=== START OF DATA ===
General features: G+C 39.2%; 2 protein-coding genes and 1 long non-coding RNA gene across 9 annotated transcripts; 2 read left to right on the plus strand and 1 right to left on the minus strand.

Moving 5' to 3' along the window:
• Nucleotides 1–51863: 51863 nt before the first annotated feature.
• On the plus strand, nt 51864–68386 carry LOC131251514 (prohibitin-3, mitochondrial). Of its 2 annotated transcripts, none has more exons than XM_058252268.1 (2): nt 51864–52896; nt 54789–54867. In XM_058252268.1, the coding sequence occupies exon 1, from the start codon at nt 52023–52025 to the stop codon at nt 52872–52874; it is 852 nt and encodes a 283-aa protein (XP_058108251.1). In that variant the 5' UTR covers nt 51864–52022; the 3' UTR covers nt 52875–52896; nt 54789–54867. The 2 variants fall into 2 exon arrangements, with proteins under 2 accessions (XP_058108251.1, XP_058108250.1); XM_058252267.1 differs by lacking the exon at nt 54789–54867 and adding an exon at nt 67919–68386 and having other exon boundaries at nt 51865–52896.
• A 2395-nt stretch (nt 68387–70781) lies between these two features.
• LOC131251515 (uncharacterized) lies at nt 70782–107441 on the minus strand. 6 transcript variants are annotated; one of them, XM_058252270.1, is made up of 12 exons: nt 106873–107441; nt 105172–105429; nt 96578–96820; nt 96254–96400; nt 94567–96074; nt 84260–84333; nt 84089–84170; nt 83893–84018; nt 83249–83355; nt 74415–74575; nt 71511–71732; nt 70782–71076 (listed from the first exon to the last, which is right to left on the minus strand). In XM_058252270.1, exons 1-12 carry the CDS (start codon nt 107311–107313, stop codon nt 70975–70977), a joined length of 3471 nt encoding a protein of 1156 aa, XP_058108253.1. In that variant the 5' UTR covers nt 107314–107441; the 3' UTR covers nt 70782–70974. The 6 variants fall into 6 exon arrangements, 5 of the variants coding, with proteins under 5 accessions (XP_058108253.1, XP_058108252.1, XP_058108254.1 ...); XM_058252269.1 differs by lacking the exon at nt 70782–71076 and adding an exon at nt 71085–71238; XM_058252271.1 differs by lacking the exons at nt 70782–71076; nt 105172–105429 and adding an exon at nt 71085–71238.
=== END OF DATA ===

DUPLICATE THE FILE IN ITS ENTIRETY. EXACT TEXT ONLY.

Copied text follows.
General features: G+C 39.2%; 2 protein-coding genes and 1 long non-coding RNA gene across 9 annotated transcripts; 2 read left to right on the plus strand and 1 right to left on the minus strand.

Moving 5' to 3' along the window:
• Nucleotides 1–51863: 51863 nt before the first annotated feature.
• On the plus strand, nt 51864–68386 carry LOC131251514 (prohibitin-3, mitochondrial). Of its 2 annotated transcripts, none has more exons than XM_058252268.1 (2): nt 51864–52896; nt 54789–54867. In XM_058252268.1, the coding sequence occupies exon 1, from the start codon at nt 52023–52025 to the stop codon at nt 52872–52874; it is 852 nt and encodes a 283-aa protein (XP_058108251.1). In that variant the 5' UTR covers nt 51864–52022; the 3' UTR covers nt 52875–52896; nt 54789–54867. The 2 variants fall into 2 exon arrangements, with proteins under 2 accessions (XP_058108251.1, XP_058108250.1); XM_058252267.1 differs by lacking the exon at nt 54789–54867 and adding an exon at nt 67919–68386 and having other exon boundaries at nt 51865–52896.
• A 2395-nt stretch (nt 68387–70781) lies between these two features.
• LOC131251515 (uncharacterized) lies at nt 70782–107441 on the minus strand. 6 transcript variants are annotated; one of them, XM_058252270.1, is made up of 12 exons: nt 106873–107441; nt 105172–105429; nt 96578–96820; nt 96254–96400; nt 94567–96074; nt 84260–84333; nt 84089–84170; nt 83893–84018; nt 83249–83355; nt 74415–74575; nt 71511–71732; nt 70782–71076 (listed from the first exon to the last, which is right to left on the minus strand). In XM_058252270.1, exons 1-12 carry the CDS (start codon nt 107311–107313, stop codon nt 70975–70977), a joined length of 3471 nt encoding a protein of 1156 aa, XP_058108253.1. In that variant the 5' UTR covers nt 107314–107441; the 3' UTR covers nt 70782–70974. The 6 variants fall into 6 exon arrangements, 5 of the variants coding, with proteins under 5 accessions (XP_058108253.1, XP_058108252.1, XP_058108254.1 ...); XM_058252269.1 differs by lacking the exon at nt 70782–71076 and adding an exon at nt 71085–71238; XM_058252271.1 differs by lacking the exons at nt 70782–71076; nt 105172–105429 and adding an exon at nt 71085–71238.